(fp% 165580141 102334155), see: https://oeis.org/A000045 , computed via consecutive quotients of Fibonacci numbers (41st, and 40th entries for 16 correct digits).
I have not seen use of rational approximations in the context of approximate floating-point constants in numerics before, so maybe somebody has some pointers to other projects using this? Anyway, I think this is a nice exploitation of flonum inexactness.
Beyond the absolute value function
(chicken flonum) there are some
further “generalized functions” (in simple terms, these mathematical mappings
are generalized because they require conditionals, due to their piecewise
defintion) I consider useful:
(fpdelta x)- Returns zero except for argument zero it returns one, see Delta.
(fpheaviside x)- Returns one for positive arguments zero otherwise, see Heaviside.
(fpsign x)- Returns minus one for negative, one for positive, and zero for zero arguments, see Sign.
(chicken flonum) module only provides a natural logarithm
is the minimal necessary, but not too comfortable. So I am adding typical
calculator functionality (in their naming), based on the logarithm rules:
(fpln x)- Alias for
fplog, returns natural logarothm of flonum argument.
(fplb x)- Returns binary logarithm (base 2) of flonum argument.
(fplg x)- Returns decimal logarithm (base 10) of flonum argument.
(fplogb b x)- Returns logarithm to positive flonum base argument of flonum argument.
Note, that the utilized values
(fplog 2.0)) and
(fplog 10.0)) are neither
hard-coded as constants nor computed during a function call to
fplg, but pre-computed once on load of the module.
Hyperbolic Functions and Inverse Hyperbolic Functions
As I stated in an earlier post,
a shortcoming of R5RS and also
(chicken flonum) is the absence of hyperbolic
functions and inverse hyperbolic functions. So, these are provided in this addon
module via the exponential definitions of the hyperbolic functions and the
logarithmic definitions of the inverse hyperbolic functions:
(fpsinh x)- Returns hyperbolic sine for flonum argument.
(fpcosh x)- Returns hyperbolic cosine for flonum argument.
(fptanh x)- Returns hyperbolic tangent for flonum argument.
(fpasinh x)- Returns area hyperbolic sine (inverse hyperbolic sine) for flonum argument.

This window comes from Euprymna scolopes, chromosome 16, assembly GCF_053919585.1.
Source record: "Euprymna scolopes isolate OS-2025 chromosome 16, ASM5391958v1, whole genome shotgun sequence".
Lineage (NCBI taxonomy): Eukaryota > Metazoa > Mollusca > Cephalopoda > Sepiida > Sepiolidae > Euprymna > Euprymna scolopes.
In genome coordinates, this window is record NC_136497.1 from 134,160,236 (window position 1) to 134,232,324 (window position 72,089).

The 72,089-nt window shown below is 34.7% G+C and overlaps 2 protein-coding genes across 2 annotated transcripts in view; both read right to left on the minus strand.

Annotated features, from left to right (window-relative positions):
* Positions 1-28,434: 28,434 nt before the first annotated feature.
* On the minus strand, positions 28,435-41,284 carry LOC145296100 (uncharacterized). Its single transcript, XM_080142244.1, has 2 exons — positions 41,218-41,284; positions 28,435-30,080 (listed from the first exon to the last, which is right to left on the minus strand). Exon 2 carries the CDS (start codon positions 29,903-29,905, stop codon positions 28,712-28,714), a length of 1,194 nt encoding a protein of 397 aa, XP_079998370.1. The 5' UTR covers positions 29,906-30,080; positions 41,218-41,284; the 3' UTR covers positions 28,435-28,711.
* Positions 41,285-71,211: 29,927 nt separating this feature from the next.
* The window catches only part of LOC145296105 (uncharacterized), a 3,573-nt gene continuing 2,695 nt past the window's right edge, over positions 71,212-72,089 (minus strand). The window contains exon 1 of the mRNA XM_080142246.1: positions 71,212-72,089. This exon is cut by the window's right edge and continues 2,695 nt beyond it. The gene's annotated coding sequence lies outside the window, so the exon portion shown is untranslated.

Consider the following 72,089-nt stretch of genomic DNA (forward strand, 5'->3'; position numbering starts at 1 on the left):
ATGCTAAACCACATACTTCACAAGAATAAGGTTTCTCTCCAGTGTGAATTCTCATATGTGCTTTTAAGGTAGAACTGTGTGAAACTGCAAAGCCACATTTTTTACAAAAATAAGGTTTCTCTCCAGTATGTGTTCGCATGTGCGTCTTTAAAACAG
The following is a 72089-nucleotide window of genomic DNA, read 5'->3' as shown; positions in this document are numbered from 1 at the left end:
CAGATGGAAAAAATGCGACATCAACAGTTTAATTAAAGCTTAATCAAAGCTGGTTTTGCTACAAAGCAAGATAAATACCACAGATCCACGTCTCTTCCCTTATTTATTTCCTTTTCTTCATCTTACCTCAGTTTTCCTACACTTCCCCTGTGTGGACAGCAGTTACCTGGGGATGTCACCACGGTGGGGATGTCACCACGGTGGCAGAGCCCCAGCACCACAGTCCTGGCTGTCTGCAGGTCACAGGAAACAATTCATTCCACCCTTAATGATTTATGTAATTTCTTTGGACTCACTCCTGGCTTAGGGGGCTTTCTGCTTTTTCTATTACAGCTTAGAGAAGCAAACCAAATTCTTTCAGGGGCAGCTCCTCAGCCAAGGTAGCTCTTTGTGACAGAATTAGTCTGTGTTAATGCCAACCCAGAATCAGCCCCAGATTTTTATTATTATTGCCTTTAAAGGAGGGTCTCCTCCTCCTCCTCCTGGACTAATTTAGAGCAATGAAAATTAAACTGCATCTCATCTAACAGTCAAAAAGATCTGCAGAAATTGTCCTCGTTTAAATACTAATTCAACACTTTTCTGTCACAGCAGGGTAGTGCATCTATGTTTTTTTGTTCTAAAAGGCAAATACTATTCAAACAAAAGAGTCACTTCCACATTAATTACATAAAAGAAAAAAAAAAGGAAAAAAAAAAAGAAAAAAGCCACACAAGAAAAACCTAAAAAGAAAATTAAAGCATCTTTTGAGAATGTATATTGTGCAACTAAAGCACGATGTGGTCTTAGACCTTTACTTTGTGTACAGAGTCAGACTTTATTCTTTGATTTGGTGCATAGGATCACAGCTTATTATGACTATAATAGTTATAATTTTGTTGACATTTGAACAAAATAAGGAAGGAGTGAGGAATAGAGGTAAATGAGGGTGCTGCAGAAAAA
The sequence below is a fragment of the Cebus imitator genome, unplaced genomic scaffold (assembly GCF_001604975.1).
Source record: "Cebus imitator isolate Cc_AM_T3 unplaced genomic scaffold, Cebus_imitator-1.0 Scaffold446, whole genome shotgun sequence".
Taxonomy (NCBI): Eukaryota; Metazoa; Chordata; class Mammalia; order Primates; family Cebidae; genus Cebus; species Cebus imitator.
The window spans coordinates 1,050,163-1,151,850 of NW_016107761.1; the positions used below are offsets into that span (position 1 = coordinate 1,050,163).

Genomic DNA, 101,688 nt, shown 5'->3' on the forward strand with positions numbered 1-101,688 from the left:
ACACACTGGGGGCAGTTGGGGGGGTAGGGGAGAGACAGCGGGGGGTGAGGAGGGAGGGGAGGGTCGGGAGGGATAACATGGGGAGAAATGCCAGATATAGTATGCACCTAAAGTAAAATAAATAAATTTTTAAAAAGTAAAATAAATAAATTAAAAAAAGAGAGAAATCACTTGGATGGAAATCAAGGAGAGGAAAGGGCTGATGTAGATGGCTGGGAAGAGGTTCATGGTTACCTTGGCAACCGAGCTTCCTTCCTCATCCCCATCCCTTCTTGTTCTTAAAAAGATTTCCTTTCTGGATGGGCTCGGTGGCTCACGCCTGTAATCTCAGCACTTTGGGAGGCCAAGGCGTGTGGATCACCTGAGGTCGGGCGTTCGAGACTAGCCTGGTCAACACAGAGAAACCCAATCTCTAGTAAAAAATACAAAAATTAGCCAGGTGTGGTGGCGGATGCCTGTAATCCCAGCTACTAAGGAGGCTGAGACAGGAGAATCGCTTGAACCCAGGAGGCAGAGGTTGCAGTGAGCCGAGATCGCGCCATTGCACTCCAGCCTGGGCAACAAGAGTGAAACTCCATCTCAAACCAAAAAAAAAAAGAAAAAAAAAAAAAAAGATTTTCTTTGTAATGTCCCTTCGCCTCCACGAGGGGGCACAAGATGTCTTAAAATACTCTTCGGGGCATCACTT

(fpacosh x)- Returns area hyperbolic cosine (inverse hyperbolic cosine) for flonum argument.
(fpatanh x)- Returns area hyperbolic tangent (inverse hyperbolic tangent) flor flonum argument.
Haversed Trigonometric Functions
A lesser used variant of the trigonometric functions are the haversed sine (haversine) and haversed cosine (havercosine). These scaled and shifted sine and cosine are sometimes useful in systems and control theory, my field of mathematical research.
(fphsin x)- Returns haversine for flonum argument.
(fphcos x)- Returns havercosine for flonum argument.
Logarithmic Hyperbolic Functions
Another pair of lesser known functions are logarithmic hyperbolic functions, which are implemented in the GNU Scientific Library. While log-sinh is a differentiable function over the positive real numbers that behaves like a logarithm for small (positive) values and like a linear function for large (positive) values, the log-cosh is a differentiable function over all real numbers, that behaves like a quadratic function for small values and like the absolute value for large values.
(fplnsinh x)- Returns log-sinh for flonum argument.
(fplncosh x)- Returns log-cosh for flonum argument.
Some useful extra functions are implemented:
(fpsignsqrt x)- Returns the square root of the absolute value of the flonum argument times the sign of the argument.
(fpsinc x)- Returns the (unnormalized) cardinale sine of the flonum argument.
(fpsigm x)- Returns the sigmoid (standard logistic function) of the flonum argument.
(fpgauss x)- Returns the standard Gauss function (zero expectation, unit deviation) of the flonum argument.
(fpstirling x)- Returns the Stirling’s approximation for factorials of the flonum argument.
fpsinc can be normalized by scaling its argument,
fpgauss can be generalized by shifting and scaling its argument and also scaling its result,
fpstirling can be tested with the
To print matrices on the terminal a fixed element print width is necessary.
(chicken flonum), this is only
workable with a precision of
17, which in turn would mean on a standard 80x25
terminal window that only a matrix with 4 columns could be printed without
additional breaks. Now, with a maximum width of
8 already a 9-column matrix
becomes printable. This tapered flonum to string conversion is implemented by:
(fptaper x)- Returns 8-character string approximately describing flonum argument.
Practically this means the integer and fractional parts can occupy maximally
characters, as one character is reserved for the sign and another for the
decimal point. So the smallest fully printable number is
±0.00001, where as the
±99999.9. Any smaller number is partially printed as
larger numbers are printed as
±100000… respectively. To highlight
an exact zero, it is printed as
____0___. Special values are printed as:
However, as this function is supposed only for internal use, it is excluded from